Remarks by Angel Gurría
4 December 2018 - Hôtel du Chatelet, Paris, France
(As prepared for delivery)
Mesdames et Messieurs les Ministres, Chers Collègues,
C'est un plaisir de vous souhaiter la bienvenue à ce forum politique pour le lancement de la nouvelle Stratégie pour l'emploi de l'OCDE. Je voudrais d’abord remercier la ministre Muriel Pénicaud et le ministère du Travail d’avoir accepté d’organiser avec nous cet événement et de nous accueillir dans l’hôtel historique du Châtelet.
The new Jobs Strategy builds on the original 1994 and reassessed 2006 Strategies. Its broader framework and its policy recommendations reflect the significant changes in OECD labour markets over recent decades, especially since the 2008 crisis.
As documented in this year’s Employment Outlook, unemployment has returned to pre-crisis levels in most OECD countries, but job quality and inclusiveness have lagged behind. Real wage growth in OECD countries has nearly halved from 2.2% prior to the crisis to 1.2% in recent years . There has also been a rise in involuntary low-pay part-time employment in a number of OECD countries, and we still have a gap of 25% in employment rates between disadvantaged groups and prime-age men.
Moreover, at the time of the previous Jobs Strategy, many of the technological changes now shaping the world of work were in their early stages. Since then, our economies and labour markets have been undergoing transformative change, and this is bound to continue. Our most recent analysis suggests that nearly half of all jobs are either at high risk of automation or likely to see significant changes.
It is in this context that, at our 2016 Labour and Employment Ministerial, our Ministers gave us the mandate to review and update the Jobs Strategy.
Since then we have worked closely with the Ministries of Labour and Economy of OECD countries. In June 2017, we held a high-level forum hosted by the German Minister of Labour and Social Affairs, where Ministers discussed the new framework. The Strategy was then presented and welcomed at this year’s OECD Ministerial Council Meeting.
Today, we are excited to officially launch the new Jobs Strategy, including the full body of evidence supporting the recommendations.
This new Jobs Strategy makes job quality and inclusiveness central priorities alongside job quantity. It emphasises the importance of resilience and adaptability for good labour market performance; it recognises that flexibility-enhancing policies in product and labour markets are necessary but not sufficient; and it acknowledges that policies and institutions that protect workers, foster inclusiveness and allow workers and firms to harness the opportunities of technology are vital to promote well-being for all. With its emphasis on forward-looking education and skills policies, it dovetails with both the OECD’s Policy Framework for Inclusive Growth, launched earlier this year, and our Going Digital project, for which the final report will be released in early 2019.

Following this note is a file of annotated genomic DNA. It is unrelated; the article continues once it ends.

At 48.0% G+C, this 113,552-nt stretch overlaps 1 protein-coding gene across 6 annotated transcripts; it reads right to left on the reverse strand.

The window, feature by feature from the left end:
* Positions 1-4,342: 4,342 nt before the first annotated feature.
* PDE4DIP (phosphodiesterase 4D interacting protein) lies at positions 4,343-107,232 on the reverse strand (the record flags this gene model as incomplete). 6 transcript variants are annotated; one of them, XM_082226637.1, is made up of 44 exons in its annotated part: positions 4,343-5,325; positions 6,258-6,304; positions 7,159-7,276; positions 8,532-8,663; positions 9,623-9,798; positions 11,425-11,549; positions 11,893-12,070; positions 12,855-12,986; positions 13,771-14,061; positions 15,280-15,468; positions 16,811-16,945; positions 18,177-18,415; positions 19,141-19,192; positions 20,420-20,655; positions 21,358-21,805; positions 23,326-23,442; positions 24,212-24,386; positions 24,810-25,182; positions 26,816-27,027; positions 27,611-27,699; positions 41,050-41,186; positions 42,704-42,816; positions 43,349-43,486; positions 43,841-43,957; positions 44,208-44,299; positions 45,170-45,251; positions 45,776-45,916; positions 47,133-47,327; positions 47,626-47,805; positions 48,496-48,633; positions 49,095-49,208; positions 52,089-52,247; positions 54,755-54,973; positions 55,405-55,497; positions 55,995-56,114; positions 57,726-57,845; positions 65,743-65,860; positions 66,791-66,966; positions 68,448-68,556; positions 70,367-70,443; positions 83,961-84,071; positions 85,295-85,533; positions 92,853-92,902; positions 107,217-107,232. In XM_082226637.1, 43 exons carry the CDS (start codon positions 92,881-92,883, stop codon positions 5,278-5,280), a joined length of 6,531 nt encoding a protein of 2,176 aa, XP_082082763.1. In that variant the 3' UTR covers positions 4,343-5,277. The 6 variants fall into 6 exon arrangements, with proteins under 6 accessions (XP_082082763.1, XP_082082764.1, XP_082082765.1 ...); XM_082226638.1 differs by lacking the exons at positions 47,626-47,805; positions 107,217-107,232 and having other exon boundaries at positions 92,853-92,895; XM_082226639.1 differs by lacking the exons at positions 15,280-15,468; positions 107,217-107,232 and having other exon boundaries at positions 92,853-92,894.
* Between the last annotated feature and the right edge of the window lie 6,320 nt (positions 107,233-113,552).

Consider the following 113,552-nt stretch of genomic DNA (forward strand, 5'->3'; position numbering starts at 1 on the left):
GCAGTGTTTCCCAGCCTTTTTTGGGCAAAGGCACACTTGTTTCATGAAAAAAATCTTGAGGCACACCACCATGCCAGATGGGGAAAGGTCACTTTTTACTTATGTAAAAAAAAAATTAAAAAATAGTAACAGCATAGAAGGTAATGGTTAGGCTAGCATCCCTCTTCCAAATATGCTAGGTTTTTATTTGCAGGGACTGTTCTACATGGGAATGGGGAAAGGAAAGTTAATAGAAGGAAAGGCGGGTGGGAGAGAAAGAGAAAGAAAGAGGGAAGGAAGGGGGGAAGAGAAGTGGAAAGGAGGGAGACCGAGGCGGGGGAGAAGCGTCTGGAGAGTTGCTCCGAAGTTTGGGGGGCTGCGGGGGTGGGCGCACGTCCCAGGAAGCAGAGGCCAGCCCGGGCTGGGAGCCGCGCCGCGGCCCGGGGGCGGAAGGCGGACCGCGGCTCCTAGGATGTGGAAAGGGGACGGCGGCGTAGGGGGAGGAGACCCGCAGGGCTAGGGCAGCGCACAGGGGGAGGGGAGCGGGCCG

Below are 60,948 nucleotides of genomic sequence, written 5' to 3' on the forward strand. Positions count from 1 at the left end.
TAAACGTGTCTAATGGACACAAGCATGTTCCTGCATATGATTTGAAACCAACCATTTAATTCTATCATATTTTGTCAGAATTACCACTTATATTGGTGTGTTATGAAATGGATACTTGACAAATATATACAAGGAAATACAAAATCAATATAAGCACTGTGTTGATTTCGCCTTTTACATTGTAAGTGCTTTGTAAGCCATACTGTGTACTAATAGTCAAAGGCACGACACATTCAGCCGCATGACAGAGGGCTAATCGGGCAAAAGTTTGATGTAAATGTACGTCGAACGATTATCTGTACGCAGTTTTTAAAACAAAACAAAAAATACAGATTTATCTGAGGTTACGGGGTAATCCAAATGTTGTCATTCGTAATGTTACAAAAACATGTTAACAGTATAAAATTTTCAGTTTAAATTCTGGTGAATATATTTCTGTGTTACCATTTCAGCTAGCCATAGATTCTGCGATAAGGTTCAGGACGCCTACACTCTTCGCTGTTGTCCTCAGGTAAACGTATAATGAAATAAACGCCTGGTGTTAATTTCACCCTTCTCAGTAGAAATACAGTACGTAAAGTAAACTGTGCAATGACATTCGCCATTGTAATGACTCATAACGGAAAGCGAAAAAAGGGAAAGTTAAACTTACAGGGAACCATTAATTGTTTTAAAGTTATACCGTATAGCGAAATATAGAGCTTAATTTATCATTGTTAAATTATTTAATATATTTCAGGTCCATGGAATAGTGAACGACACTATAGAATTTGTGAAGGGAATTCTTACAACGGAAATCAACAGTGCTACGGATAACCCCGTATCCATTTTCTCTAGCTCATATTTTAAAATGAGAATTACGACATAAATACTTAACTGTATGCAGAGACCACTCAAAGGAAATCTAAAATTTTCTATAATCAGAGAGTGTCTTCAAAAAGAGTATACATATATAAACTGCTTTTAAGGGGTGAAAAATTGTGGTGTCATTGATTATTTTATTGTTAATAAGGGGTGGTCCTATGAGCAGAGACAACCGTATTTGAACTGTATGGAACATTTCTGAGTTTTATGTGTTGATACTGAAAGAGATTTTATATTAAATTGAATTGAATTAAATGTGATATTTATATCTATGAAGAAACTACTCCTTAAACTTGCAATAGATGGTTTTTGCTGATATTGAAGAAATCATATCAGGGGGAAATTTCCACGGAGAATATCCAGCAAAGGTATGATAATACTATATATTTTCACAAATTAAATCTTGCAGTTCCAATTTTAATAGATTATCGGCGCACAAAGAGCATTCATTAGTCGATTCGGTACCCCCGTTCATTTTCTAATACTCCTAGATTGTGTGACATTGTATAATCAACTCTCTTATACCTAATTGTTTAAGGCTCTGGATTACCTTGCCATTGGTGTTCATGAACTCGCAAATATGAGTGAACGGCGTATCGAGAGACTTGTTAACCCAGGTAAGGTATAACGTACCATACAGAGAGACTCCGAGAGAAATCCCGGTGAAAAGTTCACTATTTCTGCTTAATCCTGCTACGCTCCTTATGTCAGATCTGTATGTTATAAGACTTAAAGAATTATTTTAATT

Today also marks the start of the implementation phase, as we work with governments to provide them with policy recommendations tailored to their countries’ challenges.
We are glad that many Ministers are here today. Your presence not only underlines your commitment to the Strategy, but also highlights its importance for shaping national policy debates on how to promote more jobs, better jobs and more inclusive labour markets. We are committed to supporting you as these debates yield new reforms. We are already working with several countries on including a Jobs Strategy implementation chapter in their OECD Economic Surveys.
Madame la Ministre,
En ce contexte, je voudrais de nouveau vous remercier pour votre décision de vous engager avec nous dans ce processus. Dans la première partie de 2019, la France sera le premier pays à avoir un tel chapitre dans son Étude économique. Nous nous réjouissons de poursuivre notre proche collaboration avec la France dans ce domaine.
Ladies and gentlemen,
We have a busy, and, I hope, fruitful morning ahead of us, in which ministers, experts and stakeholders will have a chance to give their perspectives on the new Jobs Strategy.